Movies like Primer are a rare commodity in the world of film. With a budget of $7000, Shane Carruth wrote, directed and starred in a unique piece of Sci-fi that garnished respect from viewers and critics alike. Found in the “Thriller” section of Netflix, it boasts an incredibly complex story that caused me to pause the film multiple times in an attempt to grasp what on earth was going on. It’s not that the movie didn’t make sense, it’s simply that it was pretty complex, which was half of the fun. Trust and fate tend to be fairly common themes in film, especially science fiction, however this made-at-home approach to them forgoes the grandeur of the space operas and action packed counterparts for something that felt much closer to home.
We’re introduced in the opening scene to a group of four friends who have started a business they run on nights and weekends making error-checking devices. As they discuss the future of their business and what project they should tackle next, it becomes apparent that not everyone is optimistic with the direction their taking. Two of the friends decide to work separately and secretly on another project that reduces the weight of object. Abe (David Sullivan) and Aaron (Shane Carruth) continue discover strange anomalies associated with this new device. The more they learn about the possibilities, the deeper the pool of possibilities becomes. What starts out as a solid friendship soon devolves into a competitive struggle for power, with consequences more dire than either could have imagined at the start of their venture.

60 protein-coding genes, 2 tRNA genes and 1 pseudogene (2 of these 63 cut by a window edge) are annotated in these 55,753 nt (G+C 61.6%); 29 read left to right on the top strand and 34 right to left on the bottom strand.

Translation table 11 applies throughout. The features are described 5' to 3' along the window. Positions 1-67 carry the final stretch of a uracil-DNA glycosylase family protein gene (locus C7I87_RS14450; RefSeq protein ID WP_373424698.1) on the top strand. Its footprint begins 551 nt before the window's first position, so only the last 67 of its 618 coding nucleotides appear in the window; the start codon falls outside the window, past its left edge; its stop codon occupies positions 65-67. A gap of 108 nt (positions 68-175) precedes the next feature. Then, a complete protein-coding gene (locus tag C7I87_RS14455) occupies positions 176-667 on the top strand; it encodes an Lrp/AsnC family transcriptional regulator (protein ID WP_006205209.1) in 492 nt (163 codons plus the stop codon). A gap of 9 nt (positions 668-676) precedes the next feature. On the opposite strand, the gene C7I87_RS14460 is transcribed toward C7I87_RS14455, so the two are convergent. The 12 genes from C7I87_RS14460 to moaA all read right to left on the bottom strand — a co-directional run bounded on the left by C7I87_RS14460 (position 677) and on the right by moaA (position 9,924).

Primer is a hard movie to follow. I don’t want to give anything away, because the revelation of what’s going on is half the fun. The audience is put in the same shoes as Abe and Aaron on their path to discovery, the wonder of a groundbreaking scientific discovery is shared between the characters on the screen and the audience in their seats. The movie is fascinating, but it’s not without its faults. First is the fact of the budget. With only $7000, we don’t get the polished mega blockbuster with the Hollywood sheen. Rather this movie feels like a home movie, something that could have been whipped up by a couple buddies over weekends…which essentially it was. The sound has issues in some parts, and the lighting faces similar challenges. Some of the acting is unconvincing, but not to the point where it becomes unbearable. The other obstacle is the complexity of the movie. I’ve seen this movie twice in my life, and have read various articles and seen graphs explaining what happened to me. This will be a huge turn off to some people.
While it’s shortcomings are substantial, the story and dialogue more than make up for them. The film is absolutely fascinating to watch, and honestly, if a movie is smart and capable of holding your attention and causes you to think while entertaining you, I think it was a success. Primer fore-goes fancy looking effects for a smart premise with well constructed scenes and dialogue to fuel it’s momentum. This is done out of sheer necessity, and it’s what has caused this movie to stand out against the odds.